So in closing I’d like to reiterate what Pip said: Some people have other things to worry about and simply aren’t able to reduce their waste. Sometimes, we are those people. And for all of us, some areas of our lives are harder to tackle than others. This just makes it all the more important that those of us who can reduce our waste (and our car travel, etc.) do what we can for the benefit of the whole world and all the people in it.

A brief history of my blogging motivations

By way of (further) introduction, I’d like to regale you with a brief history of my life as it relates to my desire to write…

I’ve always been vaguely interested in the environment. As a child, that interest manifested itself in a wishy-washy, disconnected urbaner sort of way — nature is good, man-made is bad, but god forbid anyone makes me actually go outside.

Around the time I started university, my idealistic brother prompted our family to start buying organic food and eco-friendly household products. It was my first step on a road to a more sustainable lifestyle.

But the moment of truth came a couple of years later when I read Jared Diamond’s Collapse. His book shocked me into the realisation that humanity was in trouble, and we were in trouble now. Published in 2005, Collapse describes the effects of resource scarcity on past civilisations*, followed by a review of the current state of the Earth and the warning that in about ten years we would globally be reaching the point of resource depletion-induced civilisation collapse. That was nine years ago.

Since then, I’ve gradually been educating myself on the problems facing us and exploring some of the solutions available to to help us live more sustainably. And, to be honest, I’m driven much less by a desire to “save the environment” than by a desire to escape the awful life of conflict and hardship foretold by Diamond. The earth will be fine**; it’s us humans that will suffer if we don’t change something soon.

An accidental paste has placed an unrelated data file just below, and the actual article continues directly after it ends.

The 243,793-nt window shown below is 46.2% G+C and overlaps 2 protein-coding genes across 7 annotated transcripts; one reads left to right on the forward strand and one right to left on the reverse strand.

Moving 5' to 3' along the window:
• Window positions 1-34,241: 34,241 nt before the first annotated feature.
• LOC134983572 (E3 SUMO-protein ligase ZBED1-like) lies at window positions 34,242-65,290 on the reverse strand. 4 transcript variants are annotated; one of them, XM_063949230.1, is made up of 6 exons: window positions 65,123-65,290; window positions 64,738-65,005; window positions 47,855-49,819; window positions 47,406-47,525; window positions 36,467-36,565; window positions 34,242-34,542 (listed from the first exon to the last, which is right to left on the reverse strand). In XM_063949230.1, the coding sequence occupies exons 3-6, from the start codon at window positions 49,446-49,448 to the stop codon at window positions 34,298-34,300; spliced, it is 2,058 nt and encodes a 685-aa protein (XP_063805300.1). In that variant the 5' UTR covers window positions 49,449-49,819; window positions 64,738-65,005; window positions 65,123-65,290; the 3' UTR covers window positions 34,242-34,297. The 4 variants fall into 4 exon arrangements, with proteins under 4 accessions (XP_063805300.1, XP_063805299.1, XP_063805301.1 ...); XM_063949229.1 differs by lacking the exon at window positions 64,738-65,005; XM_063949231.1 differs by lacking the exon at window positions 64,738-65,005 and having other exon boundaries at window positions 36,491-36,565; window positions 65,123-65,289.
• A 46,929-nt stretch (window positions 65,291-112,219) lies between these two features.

Despite my growing sense of urgency, I was never quite sure how to take environmental action beyond making changes in my personal consumption patterns. I’ve always enjoyed reading and writing, and somewhere along the lines I considered starting a blog to share information on sustainability. The Green Lips was founded a few years ago but I never gained the momentum necessary to really do anything with it at the time.

When I finished my undergraduate studies I made the decision to go on to a PhD in a healthcare related field. However, sustainable living remained my true passion, which meant the PhD was both a blessing and a curse. Being a postgrad student gave me the flexibility to continue exploring environmental issues and solutions, but it also gave me a huge responsibility — that of finishing a PhD…

I spent much of the past year focused solely on writing my thesis and completing the remaining requirements of my PhD. By the time I’d finished, I was broken, with little energy or passion for anything that had interested me before — including sustainability.

It was at this point that I began encountering messages describing the important connection between caring for oneself and caring for the world around us. For, as I had learned first hand, how can you be an activist for positive change when you don’t feel positive about anything?

As the old adage goes, time is a great healer, and I’ve gradually regained a sense of purpose. I’ve already described the new direction I plan to take with this blog. I hope that as I progress, you too will understand the connection between the seemingly disparate topics I may cover: climate change and self love, composting and women’s rights, peak oil and resilience, recycling and home.

 

* A quick summary: It’s conflict and death all round, folks!
** Although many species and ecosystems certainly won’t survive.

Reduce, Reuse, Recycle

This piece is adapted from a speech I gave as part of a Speechcraft course earlier this year – Speechcraft is a crash course in public speaking run by a Toastmasters Club, and is a great way to build confidence and approve speech-making abilities!

Reduce, reuse, recycle — it’s a well-known saying, but how often do you practice it in your daily life? The reality is that we live in a consumerist society, where we are encouraged to buy on impulse, to own the latest trendy items, and to throw things away when they stop working or go out of fashion. However, this is a finite world and it contains finite resources, including water, metals, and fossil fuels. Even the amount of food that can be grown is limited by the space and nutrients available on Earth.